• Magnetic resonance imaging
    Magnetic resonance imaging is also an imaging procedure. It has comparable results to sonography in terms of thickness and structure of the junctional zone. However, the results are more reproducible. According to the guideline program, magnetic resonance imaging is considered a second-line diagnostic procedure. However, if it is performed by an experienced radiologist, it is very well suited for the differentiation of fibroids as well as prior to surgical interventions in fertility patients (fertility patients).

Invasive procedures for diagnostics

  • Hysteroscopy
    Hysteroscopy is a mirror examination of the uterus. An endoscope is inserted into the uterus through the vagina, through which the inside of the uterus can be viewed. Adenomyosis cannot be directly visualized during this examination, as only the very top layer of the uterine lining is viewed. However, clues, such as severely dilated vessels, can be seen that indicate adenomyosis. In addition, tissue samples can be taken during a hysteroscopy for later examination. However, these tissue samples provide only limited conclusive results, as they are usually obtained too superficially.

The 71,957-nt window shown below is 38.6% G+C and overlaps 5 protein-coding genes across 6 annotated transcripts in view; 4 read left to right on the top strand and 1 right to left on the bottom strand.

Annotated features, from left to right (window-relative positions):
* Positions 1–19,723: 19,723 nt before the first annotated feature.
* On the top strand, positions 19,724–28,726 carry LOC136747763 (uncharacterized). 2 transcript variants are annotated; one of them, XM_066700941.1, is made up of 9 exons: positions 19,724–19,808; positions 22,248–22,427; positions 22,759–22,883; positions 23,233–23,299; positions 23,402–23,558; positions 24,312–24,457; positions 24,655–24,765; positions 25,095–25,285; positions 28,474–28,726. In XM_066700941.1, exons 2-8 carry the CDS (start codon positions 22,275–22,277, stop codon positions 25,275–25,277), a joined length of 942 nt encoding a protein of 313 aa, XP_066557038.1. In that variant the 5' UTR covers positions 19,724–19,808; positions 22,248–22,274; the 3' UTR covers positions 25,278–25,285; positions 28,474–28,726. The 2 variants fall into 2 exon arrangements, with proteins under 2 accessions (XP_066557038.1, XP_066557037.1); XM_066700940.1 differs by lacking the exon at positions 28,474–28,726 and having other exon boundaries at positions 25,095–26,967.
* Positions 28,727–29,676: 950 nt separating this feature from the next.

• Laparoscopy
    During laparoscopy, the endoscope is inserted into the abdomen through a small incision. Working instruments can be introduced into the abdominal cavity through a second small incision. In this way, tissue samples can be taken in a targeted manner. By means of laparoscopy, the position and size of the uterus can be easily estimated, which gives conclusions about the existence of adenomyosis, since the uterus may be enlarged in this case. However, adenomyosis is often difficult to localize externally during laparoscopy, making sampling difficult and almost never performed outside of therapeutic surgery.